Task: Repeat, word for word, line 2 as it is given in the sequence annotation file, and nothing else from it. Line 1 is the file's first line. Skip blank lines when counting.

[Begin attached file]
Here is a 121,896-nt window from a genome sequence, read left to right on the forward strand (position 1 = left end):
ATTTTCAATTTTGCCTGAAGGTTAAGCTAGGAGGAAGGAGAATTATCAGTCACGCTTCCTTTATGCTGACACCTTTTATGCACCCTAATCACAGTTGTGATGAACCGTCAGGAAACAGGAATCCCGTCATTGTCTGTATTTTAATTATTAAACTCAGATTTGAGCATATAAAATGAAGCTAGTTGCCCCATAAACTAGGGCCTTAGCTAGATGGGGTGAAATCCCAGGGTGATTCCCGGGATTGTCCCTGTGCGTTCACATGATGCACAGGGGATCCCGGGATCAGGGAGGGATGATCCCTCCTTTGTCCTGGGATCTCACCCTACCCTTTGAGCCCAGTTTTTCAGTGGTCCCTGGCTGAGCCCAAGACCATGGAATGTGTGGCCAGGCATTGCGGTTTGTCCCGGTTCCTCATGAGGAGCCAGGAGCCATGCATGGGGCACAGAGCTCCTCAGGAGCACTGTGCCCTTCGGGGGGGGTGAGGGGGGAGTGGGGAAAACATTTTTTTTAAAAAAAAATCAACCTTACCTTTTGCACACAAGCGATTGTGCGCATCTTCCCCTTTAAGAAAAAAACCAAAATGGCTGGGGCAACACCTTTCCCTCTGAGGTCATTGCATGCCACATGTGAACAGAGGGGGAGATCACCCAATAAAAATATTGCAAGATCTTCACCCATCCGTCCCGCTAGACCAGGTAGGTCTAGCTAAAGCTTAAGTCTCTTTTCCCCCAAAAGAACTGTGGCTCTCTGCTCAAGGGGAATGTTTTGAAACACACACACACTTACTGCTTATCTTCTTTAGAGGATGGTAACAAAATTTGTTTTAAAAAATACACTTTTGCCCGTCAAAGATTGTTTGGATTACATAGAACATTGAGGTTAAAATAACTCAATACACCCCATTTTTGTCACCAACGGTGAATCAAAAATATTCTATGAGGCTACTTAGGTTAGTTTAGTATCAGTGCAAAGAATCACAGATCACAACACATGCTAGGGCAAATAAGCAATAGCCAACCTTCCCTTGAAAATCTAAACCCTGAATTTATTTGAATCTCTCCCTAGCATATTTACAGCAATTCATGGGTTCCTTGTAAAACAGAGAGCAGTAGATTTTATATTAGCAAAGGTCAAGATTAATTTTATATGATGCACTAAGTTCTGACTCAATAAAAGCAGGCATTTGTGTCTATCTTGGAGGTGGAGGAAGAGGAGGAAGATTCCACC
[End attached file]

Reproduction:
ATTTTCAATTTTGCCTGAAGGTTAAGCTAGGAGGAAGGAGAATTATCAGTCACGCTTCCTTTATGCTGACACCTTTTATGCACCCTAATCACAGTTGTGATGAACCGTCAGGAAACAGGAATCCCGTCATTGTCTGTATTTTAATTATTAAACTCAGATTTGAGCATATAAAATGAAGCTAGTTGCCCCATAAACTAGGGCCTTAGCTAGATGGGGTGAAATCCCAGGGTGATTCCCGGGATTGTCCCTGTGCGTTCACATGATGCACAGGGGATCCCGGGATCAGGGAGGGATGATCCCTCCTTTGTCCTGGGATCTCACCCTACCCTTTGAGCCCAGTTTTTCAGTGGTCCCTGGCTGAGCCCAAGACCATGGAATGTGTGGCCAGGCATTGCGGTTTGTCCCGGTTCCTCATGAGGAGCCAGGAGCCATGCATGGGGCACAGAGCTCCTCAGGAGCACTGTGCCCTTCGGGGGGGGTGAGGGGGGAGTGGGGAAAACATTTTTTTTAAAAAAAAATCAACCTTACCTTTTGCACACAAGCGATTGTGCGCATCTTCCCCTTTAAGAAAAAAACCAAAATGGCTGGGGCAACACCTTTCCCTCTGAGGTCATTGCATGCCACATGTGAACAGAGGGGGAGATCACCCAATAAAAATATTGCAAGATCTTCACCCATCCGTCCCGCTAGACCAGGTAGGTCTAGCTAAAGCTTAAGTCTCTTTTCCCCCAAAAGAACTGTGGCTCTCTGCTCAAGGGGAATGTTTTGAAACACACACACACTTACTGCTTATCTTCTTTAGAGGATGGTAACAAAATTTGTTTTAAAAAATACACTTTTGCCCGTCAAAGATTGTTTGGATTACATAGAACATTGAGGTTAAAATAACTCAATACACCCCATTTTTGTCACCAACGGTGAATCAAAAATATTCTATGAGGCTACTTAGGTTAGTTTAGTATCAGTGCAAAGAATCACAGATCACAACACATGCTAGGGCAAATAAGCAATAGCCAACCTTCCCTTGAAAATCTAAACCCTGAATTTATTTGAATCTCTCCCTAGCATATTTACAGCAATTCATGGGTTCCTTGTAAAACAGAGAGCAGTAGATTTTATATTAGCAAAGGTCAAGATTAATTTTATATGATGCACTAAGTTCTGACTCAATAAAAGCAGGCATTTGTGTCTATCTTGGAGGTGGAGGAAGAGGAGGAAGATTCCACC